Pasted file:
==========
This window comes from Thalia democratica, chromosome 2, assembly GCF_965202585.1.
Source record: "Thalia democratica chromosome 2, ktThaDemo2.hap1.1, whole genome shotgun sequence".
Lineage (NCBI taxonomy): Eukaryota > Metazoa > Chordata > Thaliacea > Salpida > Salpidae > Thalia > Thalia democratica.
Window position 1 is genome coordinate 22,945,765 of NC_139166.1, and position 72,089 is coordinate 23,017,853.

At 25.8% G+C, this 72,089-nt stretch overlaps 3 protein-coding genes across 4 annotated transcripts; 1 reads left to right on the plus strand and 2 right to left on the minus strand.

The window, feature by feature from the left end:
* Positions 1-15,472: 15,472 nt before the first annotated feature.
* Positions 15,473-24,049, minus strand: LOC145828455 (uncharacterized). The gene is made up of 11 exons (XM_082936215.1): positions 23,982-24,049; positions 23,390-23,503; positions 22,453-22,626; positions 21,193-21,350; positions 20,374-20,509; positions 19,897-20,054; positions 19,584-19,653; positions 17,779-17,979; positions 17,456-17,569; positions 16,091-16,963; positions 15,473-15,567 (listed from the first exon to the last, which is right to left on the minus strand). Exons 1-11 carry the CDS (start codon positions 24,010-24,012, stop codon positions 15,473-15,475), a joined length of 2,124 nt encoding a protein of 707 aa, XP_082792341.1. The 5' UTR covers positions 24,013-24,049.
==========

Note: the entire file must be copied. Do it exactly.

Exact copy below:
This window comes from Thalia democratica, chromosome 2, assembly GCF_965202585.1.
Source record: "Thalia democratica chromosome 2, ktThaDemo2.hap1.1, whole genome shotgun sequence".
Lineage (NCBI taxonomy): Eukaryota > Metazoa > Chordata > Thaliacea > Salpida > Salpidae > Thalia > Thalia democratica.
Window position 1 is genome coordinate 22,945,765 of NC_139166.1, and position 72,089 is coordinate 23,017,853.

At 25.8% G+C, this 72,089-nt stretch overlaps 3 protein-coding genes across 4 annotated transcripts; 1 reads left to right on the plus strand and 2 right to left on the minus strand.

The window, feature by feature from the left end:
* Positions 1-15,472: 15,472 nt before the first annotated feature.
* Positions 15,473-24,049, minus strand: LOC145828455 (uncharacterized). The gene is made up of 11 exons (XM_082936215.1): positions 23,982-24,049; positions 23,390-23,503; positions 22,453-22,626; positions 21,193-21,350; positions 20,374-20,509; positions 19,897-20,054; positions 19,584-19,653; positions 17,779-17,979; positions 17,456-17,569; positions 16,091-16,963; positions 15,473-15,567 (listed from the first exon to the last, which is right to left on the minus strand). Exons 1-11 carry the CDS (start codon positions 24,010-24,012, stop codon positions 15,473-15,475), a joined length of 2,124 nt encoding a protein of 707 aa, XP_082792341.1. The 5' UTR covers positions 24,013-24,049.